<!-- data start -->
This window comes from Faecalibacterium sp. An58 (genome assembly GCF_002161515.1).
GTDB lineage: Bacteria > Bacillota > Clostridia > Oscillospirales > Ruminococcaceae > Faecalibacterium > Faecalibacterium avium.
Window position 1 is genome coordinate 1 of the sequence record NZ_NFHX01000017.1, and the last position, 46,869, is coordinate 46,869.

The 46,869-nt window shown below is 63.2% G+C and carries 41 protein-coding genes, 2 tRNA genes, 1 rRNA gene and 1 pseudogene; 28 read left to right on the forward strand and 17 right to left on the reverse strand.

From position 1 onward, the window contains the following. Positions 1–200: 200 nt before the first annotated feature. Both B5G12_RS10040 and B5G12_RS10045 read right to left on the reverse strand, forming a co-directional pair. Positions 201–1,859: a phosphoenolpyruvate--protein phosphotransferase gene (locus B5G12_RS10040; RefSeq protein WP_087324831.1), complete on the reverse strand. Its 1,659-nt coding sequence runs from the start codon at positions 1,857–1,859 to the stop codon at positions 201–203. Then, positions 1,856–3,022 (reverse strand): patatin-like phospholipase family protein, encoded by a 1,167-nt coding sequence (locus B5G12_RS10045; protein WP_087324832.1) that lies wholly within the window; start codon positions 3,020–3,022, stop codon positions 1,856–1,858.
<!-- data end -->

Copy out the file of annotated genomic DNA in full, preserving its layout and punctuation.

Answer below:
This window comes from Faecalibacterium sp. An58 (genome assembly GCF_002161515.1).
GTDB lineage: Bacteria > Bacillota > Clostridia > Oscillospirales > Ruminococcaceae > Faecalibacterium > Faecalibacterium avium.
Window position 1 is genome coordinate 1 of the sequence record NZ_NFHX01000017.1, and the last position, 46,869, is coordinate 46,869.

The 46,869-nt window shown below is 63.2% G+C and carries 41 protein-coding genes, 2 tRNA genes, 1 rRNA gene and 1 pseudogene; 28 read left to right on the forward strand and 17 right to left on the reverse strand.

From position 1 onward, the window contains the following. Positions 1–200: 200 nt before the first annotated feature. Both B5G12_RS10040 and B5G12_RS10045 read right to left on the reverse strand, forming a co-directional pair. Positions 201–1,859: a phosphoenolpyruvate--protein phosphotransferase gene (locus B5G12_RS10040; RefSeq protein WP_087324831.1), complete on the reverse strand. Its 1,659-nt coding sequence runs from the start codon at positions 1,857–1,859 to the stop codon at positions 201–203. Then, positions 1,856–3,022 (reverse strand): patatin-like phospholipase family protein, encoded by a 1,167-nt coding sequence (locus B5G12_RS10045; protein WP_087324832.1) that lies wholly within the window; start codon positions 3,020–3,022, stop codon positions 1,856–1,858.